On a sunny Saturday last month, a stream of people came to say hello to Feltch-Malohifo’ou, who was seated at a table covered in pamphlets about PIK2AR’s programs and services. A dozen or so booths from PIK2AR’s Pacific Island Business Alliance were set up at the Lehi Farmers Market, where customers wandered around the grass square to buy Fijian curry and colorful leis.
One of the youngest sellers was 6-year-old Dallas Tupola, who made lemonade and tie-dye shirts with his mom, Tihani Tupola, and grandma, Oreta Tupola. They had started by selling lemonade and peanut butter rolls from their home in Utah County, but with Feltch-Malohifo’ou’s encouragement, they brought their goods to the public.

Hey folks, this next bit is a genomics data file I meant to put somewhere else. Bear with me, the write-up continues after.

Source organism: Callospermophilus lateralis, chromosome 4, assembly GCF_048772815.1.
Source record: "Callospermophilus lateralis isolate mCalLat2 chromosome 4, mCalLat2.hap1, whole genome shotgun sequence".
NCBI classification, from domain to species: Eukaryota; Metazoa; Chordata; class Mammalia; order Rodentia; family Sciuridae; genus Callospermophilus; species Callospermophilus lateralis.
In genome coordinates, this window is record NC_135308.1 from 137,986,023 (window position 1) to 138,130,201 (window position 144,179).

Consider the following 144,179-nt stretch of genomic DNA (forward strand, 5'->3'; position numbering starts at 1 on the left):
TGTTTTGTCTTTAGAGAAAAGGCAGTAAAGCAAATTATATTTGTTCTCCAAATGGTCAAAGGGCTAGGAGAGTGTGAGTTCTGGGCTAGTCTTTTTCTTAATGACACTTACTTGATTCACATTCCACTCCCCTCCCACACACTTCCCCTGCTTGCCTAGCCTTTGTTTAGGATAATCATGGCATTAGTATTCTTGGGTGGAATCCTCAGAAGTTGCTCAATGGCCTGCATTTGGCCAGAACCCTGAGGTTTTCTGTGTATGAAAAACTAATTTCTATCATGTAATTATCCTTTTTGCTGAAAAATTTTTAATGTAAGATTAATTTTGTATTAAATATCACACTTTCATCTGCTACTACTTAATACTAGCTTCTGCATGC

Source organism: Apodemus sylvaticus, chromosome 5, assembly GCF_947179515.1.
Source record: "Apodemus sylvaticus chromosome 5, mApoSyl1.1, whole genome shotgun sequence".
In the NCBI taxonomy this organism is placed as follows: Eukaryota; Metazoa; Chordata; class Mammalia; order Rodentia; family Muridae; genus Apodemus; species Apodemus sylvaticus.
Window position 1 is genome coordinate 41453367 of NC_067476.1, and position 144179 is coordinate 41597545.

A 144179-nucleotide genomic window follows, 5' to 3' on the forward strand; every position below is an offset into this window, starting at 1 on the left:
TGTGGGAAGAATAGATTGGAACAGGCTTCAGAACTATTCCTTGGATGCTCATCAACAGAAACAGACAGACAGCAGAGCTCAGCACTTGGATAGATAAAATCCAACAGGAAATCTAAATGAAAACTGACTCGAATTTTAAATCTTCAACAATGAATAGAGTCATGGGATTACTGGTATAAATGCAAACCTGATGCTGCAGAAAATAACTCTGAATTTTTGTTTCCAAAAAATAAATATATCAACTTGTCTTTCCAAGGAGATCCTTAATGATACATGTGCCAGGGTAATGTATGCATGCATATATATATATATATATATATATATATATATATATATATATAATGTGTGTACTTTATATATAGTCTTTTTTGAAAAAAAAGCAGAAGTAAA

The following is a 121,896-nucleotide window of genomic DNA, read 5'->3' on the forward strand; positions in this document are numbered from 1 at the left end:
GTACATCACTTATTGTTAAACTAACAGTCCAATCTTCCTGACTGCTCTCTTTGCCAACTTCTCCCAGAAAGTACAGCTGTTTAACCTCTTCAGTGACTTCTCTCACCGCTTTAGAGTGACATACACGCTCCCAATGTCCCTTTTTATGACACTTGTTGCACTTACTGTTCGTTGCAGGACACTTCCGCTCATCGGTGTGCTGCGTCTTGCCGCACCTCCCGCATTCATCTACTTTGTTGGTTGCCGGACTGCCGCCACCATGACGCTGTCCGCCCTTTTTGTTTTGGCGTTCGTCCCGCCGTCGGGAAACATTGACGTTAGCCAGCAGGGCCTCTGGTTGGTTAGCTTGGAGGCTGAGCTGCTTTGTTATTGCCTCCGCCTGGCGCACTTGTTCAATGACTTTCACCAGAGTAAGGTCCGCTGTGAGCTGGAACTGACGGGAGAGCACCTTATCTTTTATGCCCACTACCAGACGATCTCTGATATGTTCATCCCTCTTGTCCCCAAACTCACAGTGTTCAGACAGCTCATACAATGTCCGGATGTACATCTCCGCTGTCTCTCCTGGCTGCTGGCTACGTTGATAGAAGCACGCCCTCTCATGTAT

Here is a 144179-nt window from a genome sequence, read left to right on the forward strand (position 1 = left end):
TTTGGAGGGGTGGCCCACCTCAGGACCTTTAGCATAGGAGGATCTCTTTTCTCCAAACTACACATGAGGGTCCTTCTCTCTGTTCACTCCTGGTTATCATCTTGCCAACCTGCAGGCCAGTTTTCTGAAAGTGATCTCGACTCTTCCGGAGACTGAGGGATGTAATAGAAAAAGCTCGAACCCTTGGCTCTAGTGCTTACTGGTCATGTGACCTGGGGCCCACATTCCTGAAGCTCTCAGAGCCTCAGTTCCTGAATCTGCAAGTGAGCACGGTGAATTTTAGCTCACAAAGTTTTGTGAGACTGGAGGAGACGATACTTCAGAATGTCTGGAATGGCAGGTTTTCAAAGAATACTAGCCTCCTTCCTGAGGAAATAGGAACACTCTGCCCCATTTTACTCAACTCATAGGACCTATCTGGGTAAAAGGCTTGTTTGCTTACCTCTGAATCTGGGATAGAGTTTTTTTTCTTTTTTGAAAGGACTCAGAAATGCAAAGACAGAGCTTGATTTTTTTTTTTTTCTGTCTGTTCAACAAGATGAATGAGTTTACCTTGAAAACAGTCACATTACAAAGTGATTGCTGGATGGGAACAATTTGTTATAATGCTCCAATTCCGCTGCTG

“We’re not business people at all,” Oreta Tupola said, but Feltch-Malohifo’ou helped the family see this step was possible.
Oreta Tupola also coordinates and trains the community health workers for PIK2AR and the Utah Public Health Association, which have been instrumental in supporting the Pacific Islander community as members have been disproportionately affected by the coronavirus pandemic.
Pacific Islanders and Native Hawaiians make up 1.6% of Utah’s population and 2.3% of the state’s COVID-19 cases, according to data available last week from the Utah Department of Health. They also have the highest case rate of any race or ethnicity, second highest hospitalization rate and third highest case fatality rate, the data shows.
As cases continue to rise in Utah, with the spread of the contagious delta variant, Tupola said, she and others are continuing to help people get the vaccine. As of Wednesday, 31.5% of Pacific Islander and Native Hawaiian Utahns were fully vaccinated against COVID-19.